But Pennsylvania’s anti-abortion leaders say Casey’s ultimate vote to support the overhaul is unforgivable. The key question is whether the passionate opposition of the anti-abortion groups will complicate Casey’s re-election bid.
Exit interviews from his 2006 victory suggest that Casey drew considerable support from self-proclaimed moderates and abortion opponents. In a close race, any such erosion could make a difference. Nearly 40 percent of voters in Casey’s 2006 election said that abortion should be illegal, according to CNN exit polling, and he drew the support of more than one-third of those voters.
The religious vote also proved significant. One-third of the electorate in Casey’s contest reported being Catholic, and nearly 60 percent of them voted for him. But it’s hard to know whether those statistics will hold, given it was a year in which Democrats unseated Republican incumbents all across the country.
The head of Pennsylvania’s largest anti-abortion group said that Casey’s vote for the health care bill will erode any support he received in 2006 from cultural conservatives.
“Pro-lifers in Pennsylvania are terribly disappointed with Sen. Casey’s vote in favor of President Obama’s health care reform law,” said Michael Ciccocioppo, executive director of the Pennsylvania Pro-Life Federation. He added that he believes the legislation would federally subsidize abortion and deny care to the elderly through “the rationing of medically necessary treatments.”
“We know that Casey’s office was flooded with constituents urging him to vote ‘No.’ In the end, on the biggest vote of his career, he didn’t listen to the voters. Pro-life Pennsylvanians have long memories,” Ciccocioppo said.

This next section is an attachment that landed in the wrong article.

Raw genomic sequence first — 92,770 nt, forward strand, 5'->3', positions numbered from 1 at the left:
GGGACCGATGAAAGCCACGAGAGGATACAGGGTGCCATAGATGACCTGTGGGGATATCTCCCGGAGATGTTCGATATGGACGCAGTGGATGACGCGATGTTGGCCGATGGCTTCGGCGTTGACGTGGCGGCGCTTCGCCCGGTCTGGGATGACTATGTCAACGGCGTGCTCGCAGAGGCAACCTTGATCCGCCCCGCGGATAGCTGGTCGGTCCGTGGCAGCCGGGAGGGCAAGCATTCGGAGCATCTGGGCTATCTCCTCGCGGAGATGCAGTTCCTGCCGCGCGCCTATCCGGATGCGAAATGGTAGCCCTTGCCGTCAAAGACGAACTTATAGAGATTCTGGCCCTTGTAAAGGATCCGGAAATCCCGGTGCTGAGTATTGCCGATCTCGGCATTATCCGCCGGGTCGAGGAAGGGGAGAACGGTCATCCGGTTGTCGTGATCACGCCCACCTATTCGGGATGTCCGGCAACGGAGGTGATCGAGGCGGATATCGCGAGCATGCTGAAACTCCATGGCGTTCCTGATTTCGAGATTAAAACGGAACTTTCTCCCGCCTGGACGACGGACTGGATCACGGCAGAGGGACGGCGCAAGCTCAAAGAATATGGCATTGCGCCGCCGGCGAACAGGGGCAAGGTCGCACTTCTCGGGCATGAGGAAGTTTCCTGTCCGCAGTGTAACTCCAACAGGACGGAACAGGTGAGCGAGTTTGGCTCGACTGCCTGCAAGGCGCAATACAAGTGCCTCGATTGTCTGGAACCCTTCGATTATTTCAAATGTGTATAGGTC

Ciccocioppo’s interpretation of the bill, of course, is the subject of intense debate. Casey’s office said the Senator fundamentally believes that the health care bill does not fund abortions and ultimately provides quality health care to tens of millions of uninsured people, thereby further working to protect human life.
There’s also evidence to suggest that Casey has worked well with Pennsylvania’s religious leaders.
Philadelphia Archbishop Justin Rigali, who served as the chairman of the U.S. Conference of Catholic Bishops’ committee for anti-abortion activities, distributed an open letter to Senators in May 2009 encouraging them to support Casey’s Pregnant Women Support Act. The major tenets of the bill were later adopted as part of the health care overhaul.
What then explains the conflict with the local anti-abortion community?
“I think there’s a lot of distortion of his pro-life record,” said Kristen Day, executive director of Democrats for Life of America, a national anti-abortion group. “I think Sen. Casey has been much more quiet about his advocacy. If you look at his record, it’s very strong. What he’s been able to do behind the scenes in the Democratic Party is very, very good.”
She noted the provision he pushed for in the health care bill that is now helping pregnant women in 17 states. “That was a pretty amazing victory from a pro-life perspective,” she said.
Vice President Joe Biden waits to conduct a mock swearing-in ceremony with Sen. Brian Schatz, D-Hawaii, in the Capitol's Old Senate Chamber, December 2, 2014. Schatz was sworn in to serve the remainder of his term since he was appointed to the seat after Sen. Daniel Inouye, D-Hawaii, passed away.